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Parietal cell

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Parietal cell

Parietal cell
Human parietal cells (pink staining) - stomach
Control of stomach acid
Details
Latin exocrinocytus parietalis
Identifiers
MeSH Gastric+Parietal+Cells
Code TH H3.04.02.1.00033
Anatomical terminology

Parietal cells (also known as oxyntic or delomorphous cells), are the epithelial cells that secrete hydrochloric acid (HCl) and intrinsic factor. These cells are located in the gastric glands found in the lining of the fundus and in the body of the stomach. They contain an extensive secretory network (called canaliculi) from which the HCl is secreted by active transport into the stomach. The enzyme hydrogen potassium ATPase (H+/K+ ATPase) is unique to the parietal cells and transports the H+ against a concentration gradient of about 3 million to 1, which is the steepest ion gradient formed in the human body. Parietal cells are primarily regulated via histamine, acetylcholine and gastrin signaling from both central and local modulators (see 'Regulation').

Contents

  • Secretion of hydrochloric acid 1
    • Synthesis 1.1
    • Regulation 1.2
  • Intrinsic factor 2
  • Canaliculus 3
  • Diseases of parietal cells 4
  • See also 5
  • References 6
  • External links 7

Secretion of hydrochloric acid

Synthesis

Hydrochloric acid is formed in the following manner:

  • Hydrogen ions are formed from the dissociation of water molecules. The enzyme carbonic anhydrase converts one molecule of carbon dioxide and one molecule of water indirectly into a bicarbonate ion (HCO3) and a hydrogen ion (H+).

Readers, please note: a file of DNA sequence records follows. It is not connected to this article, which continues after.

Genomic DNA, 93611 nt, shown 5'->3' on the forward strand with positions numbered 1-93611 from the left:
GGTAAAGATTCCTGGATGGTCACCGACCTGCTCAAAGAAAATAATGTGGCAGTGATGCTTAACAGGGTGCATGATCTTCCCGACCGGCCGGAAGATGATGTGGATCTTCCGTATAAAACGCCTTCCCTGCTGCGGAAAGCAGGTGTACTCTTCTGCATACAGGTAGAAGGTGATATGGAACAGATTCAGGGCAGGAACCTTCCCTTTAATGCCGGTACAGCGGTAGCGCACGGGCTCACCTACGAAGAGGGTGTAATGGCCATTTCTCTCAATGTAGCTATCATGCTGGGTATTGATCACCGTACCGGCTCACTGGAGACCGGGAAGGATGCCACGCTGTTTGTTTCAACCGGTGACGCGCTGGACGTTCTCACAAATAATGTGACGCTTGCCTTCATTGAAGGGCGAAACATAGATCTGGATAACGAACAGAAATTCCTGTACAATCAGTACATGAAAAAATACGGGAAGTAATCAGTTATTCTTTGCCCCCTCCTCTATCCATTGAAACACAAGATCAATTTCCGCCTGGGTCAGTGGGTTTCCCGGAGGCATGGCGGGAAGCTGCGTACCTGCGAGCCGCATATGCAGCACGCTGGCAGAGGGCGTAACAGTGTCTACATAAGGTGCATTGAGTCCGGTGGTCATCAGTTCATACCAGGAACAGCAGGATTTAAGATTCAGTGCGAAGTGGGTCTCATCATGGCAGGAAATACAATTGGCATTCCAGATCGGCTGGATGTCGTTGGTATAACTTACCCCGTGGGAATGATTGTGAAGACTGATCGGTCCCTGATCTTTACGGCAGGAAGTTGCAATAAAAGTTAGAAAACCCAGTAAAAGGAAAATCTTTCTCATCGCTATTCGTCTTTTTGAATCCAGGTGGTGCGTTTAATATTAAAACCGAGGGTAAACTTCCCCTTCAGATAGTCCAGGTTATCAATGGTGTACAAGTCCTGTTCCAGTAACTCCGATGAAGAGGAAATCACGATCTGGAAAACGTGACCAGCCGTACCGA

• The bicarbonate ion (HCO3) is exchanged for a chloride ion (Cl) on the basal side of the cell and the bicarbonate diffuses into the venous blood, leading to an alkaline tide phenomenon.
  • Potassium (K+) and chloride (Cl) ions diffuse into the canaliculi.
  • Hydrogen ions are pumped out of the cell into the canaliculi in exchange for potassium ions, via the H+/K+ ATPase.

As a result of the cellular export of hydrogen ions, the gastric lumen is maintained as a highly-acidic environment. The acidity aids in digestion of food by promoting the unfolding (or denaturing) of ingested proteins. As proteins unfold, the peptide bonds linking component amino acids are exposed. Gastric HCl simultaneously activates pepsinogen, an endopeptidase that advances the digestive process by breaking the now-exposed peptide bonds, a process known as proteolysis.

Regulation

Parietal cells secrete acid in response to three types of stimuli:[1]

Input through these receptors regulates acid secretion by increasing intracellular levels cAMP and Ca2+ by independent signaling pathways. The histamine receptors act by causing activation of increasing adenylate cyclase in the parietal cell. This increases intracellular cyclic AMP, which leads to activation of protein kinase A. By contrast, the M3 and gastrin receptor pathways lead to protein kinase activation by a different pathway that involves increasing intracellular Ca2+ levels. Protein kinase A then phosphorylates proteins involved in the transport of H+/K+ ATPase from the cytoplasm to the cell membrane. This causes resorption of K+ ions and secretion of H+ ions. The pH of the secreted fluid can fall by 0.8.